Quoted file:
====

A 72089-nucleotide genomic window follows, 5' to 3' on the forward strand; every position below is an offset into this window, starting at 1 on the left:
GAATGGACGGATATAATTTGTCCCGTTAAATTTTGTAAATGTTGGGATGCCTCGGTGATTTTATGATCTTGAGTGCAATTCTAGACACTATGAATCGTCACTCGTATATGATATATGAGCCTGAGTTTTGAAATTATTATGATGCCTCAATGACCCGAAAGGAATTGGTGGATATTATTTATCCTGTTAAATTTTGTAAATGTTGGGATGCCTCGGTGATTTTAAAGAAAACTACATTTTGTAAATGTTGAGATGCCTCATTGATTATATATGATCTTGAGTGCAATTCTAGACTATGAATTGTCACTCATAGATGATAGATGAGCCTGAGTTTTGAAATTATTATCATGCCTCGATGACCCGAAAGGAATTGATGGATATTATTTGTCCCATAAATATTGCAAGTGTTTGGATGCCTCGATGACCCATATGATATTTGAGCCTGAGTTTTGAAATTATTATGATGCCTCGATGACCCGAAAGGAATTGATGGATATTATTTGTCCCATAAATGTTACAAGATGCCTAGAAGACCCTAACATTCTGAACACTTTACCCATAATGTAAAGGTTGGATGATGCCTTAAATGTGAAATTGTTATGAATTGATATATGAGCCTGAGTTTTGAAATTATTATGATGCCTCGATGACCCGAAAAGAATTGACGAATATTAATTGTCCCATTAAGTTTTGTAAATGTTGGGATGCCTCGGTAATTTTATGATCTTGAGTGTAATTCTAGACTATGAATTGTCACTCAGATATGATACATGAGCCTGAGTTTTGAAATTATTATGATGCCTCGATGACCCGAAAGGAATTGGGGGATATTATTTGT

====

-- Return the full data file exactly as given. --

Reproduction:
A 72089-nucleotide genomic window follows, 5' to 3' on the forward strand; every position below is an offset into this window, starting at 1 on the left:
GAATGGACGGATATAATTTGTCCCGTTAAATTTTGTAAATGTTGGGATGCCTCGGTGATTTTATGATCTTGAGTGCAATTCTAGACACTATGAATCGTCACTCGTATATGATATATGAGCCTGAGTTTTGAAATTATTATGATGCCTCAATGACCCGAAAGGAATTGGTGGATATTATTTATCCTGTTAAATTTTGTAAATGTTGGGATGCCTCGGTGATTTTAAAGAAAACTACATTTTGTAAATGTTGAGATGCCTCATTGATTATATATGATCTTGAGTGCAATTCTAGACTATGAATTGTCACTCATAGATGATAGATGAGCCTGAGTTTTGAAATTATTATCATGCCTCGATGACCCGAAAGGAATTGATGGATATTATTTGTCCCATAAATATTGCAAGTGTTTGGATGCCTCGATGACCCATATGATATTTGAGCCTGAGTTTTGAAATTATTATGATGCCTCGATGACCCGAAAGGAATTGATGGATATTATTTGTCCCATAAATGTTACAAGATGCCTAGAAGACCCTAACATTCTGAACACTTTACCCATAATGTAAAGGTTGGATGATGCCTTAAATGTGAAATTGTTATGAATTGATATATGAGCCTGAGTTTTGAAATTATTATGATGCCTCGATGACCCGAAAAGAATTGACGAATATTAATTGTCCCATTAAGTTTTGTAAATGTTGGGATGCCTCGGTAATTTTATGATCTTGAGTGTAATTCTAGACTATGAATTGTCACTCAGATATGATACATGAGCCTGAGTTTTGAAATTATTATGATGCCTCGATGACCCGAAAGGAATTGGGGGATATTATTTGT